Sunday, September 27, 2009

17th Sunday after Pentecost - 27 September 2009

17 Pentecost - 27 September 2009 - Proper 21 B
Esther 7:1-6, 9-10, 9:20-22; James 5:13-20; Mark 9:38-50
James V. Stockton

“I don’t believe in God, but I miss Him.” It’s the opening sentence of author Julian Barnes’ latest book, Nothing to be Afraid Of. Barnes claims to be an atheist. Of course, if it were a settled issue for him it seems unlikely that would have written an entire book expressing his nostalgia for Church, religion, and faith in God. His voice made especially poignant because it speaks for one who believes that he once had that relationship, but seems to have lost it somewhere along the way.

I read a story about a family of mice who make their home inside a large grand piano. For as long as any of them can remember, they have blissfully enjoyed the music that regularly surrounds them. Sometimes it is sad, but not regretful, sometimes inspiring, and often soothing and peaceful. The mice take great comfort in the sense of some great Unseen Someone above them but also close to them from whom comes the beautiful music that they all love.

Sunday, September 13, 2009

15th Sunday after Pentecost 13 September 2009

15 Pentecost - 13 September 2009 - Proper 19 B
Proverbs 1:20-33; James 3:1-12; Mark 8:27-38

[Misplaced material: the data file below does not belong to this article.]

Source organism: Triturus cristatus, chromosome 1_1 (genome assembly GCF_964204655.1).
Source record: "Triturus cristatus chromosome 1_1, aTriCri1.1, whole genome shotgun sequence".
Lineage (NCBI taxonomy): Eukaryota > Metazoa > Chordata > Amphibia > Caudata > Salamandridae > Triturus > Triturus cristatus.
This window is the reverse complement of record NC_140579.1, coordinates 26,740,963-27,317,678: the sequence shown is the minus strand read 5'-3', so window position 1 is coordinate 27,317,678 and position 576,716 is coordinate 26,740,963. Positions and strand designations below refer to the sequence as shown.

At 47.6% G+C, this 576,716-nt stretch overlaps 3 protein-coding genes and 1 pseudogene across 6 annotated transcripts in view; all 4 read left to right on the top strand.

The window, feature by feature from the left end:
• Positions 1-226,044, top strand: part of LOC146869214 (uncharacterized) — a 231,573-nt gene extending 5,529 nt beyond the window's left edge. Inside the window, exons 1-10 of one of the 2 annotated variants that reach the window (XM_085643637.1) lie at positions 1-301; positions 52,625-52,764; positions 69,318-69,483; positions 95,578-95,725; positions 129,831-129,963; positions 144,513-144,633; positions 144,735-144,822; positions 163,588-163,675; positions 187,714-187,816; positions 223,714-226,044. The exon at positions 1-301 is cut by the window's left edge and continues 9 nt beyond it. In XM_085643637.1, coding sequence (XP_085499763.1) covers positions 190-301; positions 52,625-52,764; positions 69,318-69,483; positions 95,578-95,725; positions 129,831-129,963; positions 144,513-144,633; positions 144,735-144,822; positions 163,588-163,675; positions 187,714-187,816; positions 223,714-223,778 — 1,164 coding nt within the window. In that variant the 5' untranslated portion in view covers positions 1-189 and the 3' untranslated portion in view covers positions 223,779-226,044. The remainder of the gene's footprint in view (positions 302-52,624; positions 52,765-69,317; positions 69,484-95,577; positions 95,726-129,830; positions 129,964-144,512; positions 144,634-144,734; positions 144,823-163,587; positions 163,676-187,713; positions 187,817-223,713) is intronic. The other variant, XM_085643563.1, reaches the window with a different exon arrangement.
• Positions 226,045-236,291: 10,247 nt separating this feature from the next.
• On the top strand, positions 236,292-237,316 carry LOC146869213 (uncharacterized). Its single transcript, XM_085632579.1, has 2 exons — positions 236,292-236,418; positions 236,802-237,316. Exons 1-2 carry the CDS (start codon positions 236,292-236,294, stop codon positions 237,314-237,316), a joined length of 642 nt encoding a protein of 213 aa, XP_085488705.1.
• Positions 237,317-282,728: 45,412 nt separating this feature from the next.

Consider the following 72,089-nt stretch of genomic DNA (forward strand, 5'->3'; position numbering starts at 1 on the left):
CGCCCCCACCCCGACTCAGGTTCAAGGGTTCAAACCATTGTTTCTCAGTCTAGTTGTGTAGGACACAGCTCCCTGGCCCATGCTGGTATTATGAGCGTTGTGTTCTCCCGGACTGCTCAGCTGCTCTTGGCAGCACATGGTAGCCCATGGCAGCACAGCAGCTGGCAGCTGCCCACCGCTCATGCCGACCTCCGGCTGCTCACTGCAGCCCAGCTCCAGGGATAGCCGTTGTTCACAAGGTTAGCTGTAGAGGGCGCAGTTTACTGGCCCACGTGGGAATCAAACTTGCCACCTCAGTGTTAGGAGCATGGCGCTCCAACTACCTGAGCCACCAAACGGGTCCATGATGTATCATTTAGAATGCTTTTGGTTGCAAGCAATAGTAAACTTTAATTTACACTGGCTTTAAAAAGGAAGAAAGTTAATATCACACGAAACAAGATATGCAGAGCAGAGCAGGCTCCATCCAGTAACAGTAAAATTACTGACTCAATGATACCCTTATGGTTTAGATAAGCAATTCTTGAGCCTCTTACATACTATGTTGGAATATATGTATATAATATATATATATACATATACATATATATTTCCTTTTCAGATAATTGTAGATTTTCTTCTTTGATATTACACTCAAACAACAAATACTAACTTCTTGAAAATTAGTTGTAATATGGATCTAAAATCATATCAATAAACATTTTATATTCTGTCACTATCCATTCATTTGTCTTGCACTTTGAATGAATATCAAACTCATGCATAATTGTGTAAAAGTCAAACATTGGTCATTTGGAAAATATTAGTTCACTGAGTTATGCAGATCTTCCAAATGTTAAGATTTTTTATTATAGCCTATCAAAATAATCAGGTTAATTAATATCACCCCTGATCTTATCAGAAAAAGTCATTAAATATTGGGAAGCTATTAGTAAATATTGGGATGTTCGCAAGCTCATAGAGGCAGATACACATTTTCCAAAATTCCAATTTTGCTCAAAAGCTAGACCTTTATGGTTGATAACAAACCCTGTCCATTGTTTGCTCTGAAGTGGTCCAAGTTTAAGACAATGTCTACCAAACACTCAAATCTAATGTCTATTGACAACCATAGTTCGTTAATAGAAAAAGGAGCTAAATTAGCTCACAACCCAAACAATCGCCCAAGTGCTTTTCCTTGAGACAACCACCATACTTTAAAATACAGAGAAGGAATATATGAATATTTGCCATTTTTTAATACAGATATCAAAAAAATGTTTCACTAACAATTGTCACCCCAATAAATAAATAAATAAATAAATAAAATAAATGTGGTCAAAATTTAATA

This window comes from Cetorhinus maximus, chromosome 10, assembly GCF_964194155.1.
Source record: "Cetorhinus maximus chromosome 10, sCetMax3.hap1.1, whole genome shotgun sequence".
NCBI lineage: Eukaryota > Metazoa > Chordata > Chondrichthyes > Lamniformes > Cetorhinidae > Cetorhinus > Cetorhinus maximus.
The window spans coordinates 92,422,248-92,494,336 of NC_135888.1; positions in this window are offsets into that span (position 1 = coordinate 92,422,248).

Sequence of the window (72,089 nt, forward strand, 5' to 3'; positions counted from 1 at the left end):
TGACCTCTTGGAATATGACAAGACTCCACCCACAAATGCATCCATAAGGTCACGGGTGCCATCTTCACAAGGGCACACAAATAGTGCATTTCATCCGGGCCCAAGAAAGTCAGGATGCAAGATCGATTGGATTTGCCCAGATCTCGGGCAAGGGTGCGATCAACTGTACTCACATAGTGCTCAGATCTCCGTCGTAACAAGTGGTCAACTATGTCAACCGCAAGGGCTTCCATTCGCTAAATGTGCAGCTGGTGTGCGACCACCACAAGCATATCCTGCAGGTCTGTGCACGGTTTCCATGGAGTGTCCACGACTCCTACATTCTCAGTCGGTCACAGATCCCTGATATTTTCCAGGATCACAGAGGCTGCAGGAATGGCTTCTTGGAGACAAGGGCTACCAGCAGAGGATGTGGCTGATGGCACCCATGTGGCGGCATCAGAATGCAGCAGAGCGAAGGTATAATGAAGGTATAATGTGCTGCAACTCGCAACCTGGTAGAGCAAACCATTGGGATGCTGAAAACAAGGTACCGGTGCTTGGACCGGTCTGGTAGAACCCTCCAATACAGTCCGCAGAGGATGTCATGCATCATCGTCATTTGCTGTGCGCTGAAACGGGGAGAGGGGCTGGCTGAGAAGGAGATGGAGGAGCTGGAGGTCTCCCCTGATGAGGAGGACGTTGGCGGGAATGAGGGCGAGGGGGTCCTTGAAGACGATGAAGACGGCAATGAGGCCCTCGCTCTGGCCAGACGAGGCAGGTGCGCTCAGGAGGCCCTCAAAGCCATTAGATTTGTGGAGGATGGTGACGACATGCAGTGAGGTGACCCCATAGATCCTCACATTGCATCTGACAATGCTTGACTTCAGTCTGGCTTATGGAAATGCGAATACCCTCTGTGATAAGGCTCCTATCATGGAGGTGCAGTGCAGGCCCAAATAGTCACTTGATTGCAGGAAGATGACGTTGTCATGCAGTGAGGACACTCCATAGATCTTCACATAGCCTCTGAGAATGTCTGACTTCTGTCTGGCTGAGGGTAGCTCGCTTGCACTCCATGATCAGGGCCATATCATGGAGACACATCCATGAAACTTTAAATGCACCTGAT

James V. Stockton

One break-in was bad enough. Add to that another one, more severe, ten days later. Add these to the grief we still bear from July and August and one must wonder, is this just part of what one must endure and, given that we are Christians, must endure with and especially stiff upper lip? We’ve been through rather a lot here at ECR in a just short amount of time. So, is it our role as Christians to endure all this with particularly stoic disaffection? In terms of what we hear in the reading from the Gospel today, is this just our collective cross to bear?

People use the phrase in ways that suggest that it is so. Someone may be caring for a loved one who is chronically ill; someone else has been passed over for a promotion at work; a community has lost a beloved friend; a community’s sense of safety has been violated by people whose values violently contradict its own.

And if people find consolation in the notion that somehow this is just their cross to bear, then far be it from you or me to deny them that comfort. But it must be said, at least among you and me together, that the God that we are here today to worship and praise does not inflict pain and suffering on anyone. So, from where, then, comes the common wisdom that misfortune is sign of the cross that Christ Jesus places upon the shoulders of those who follow him?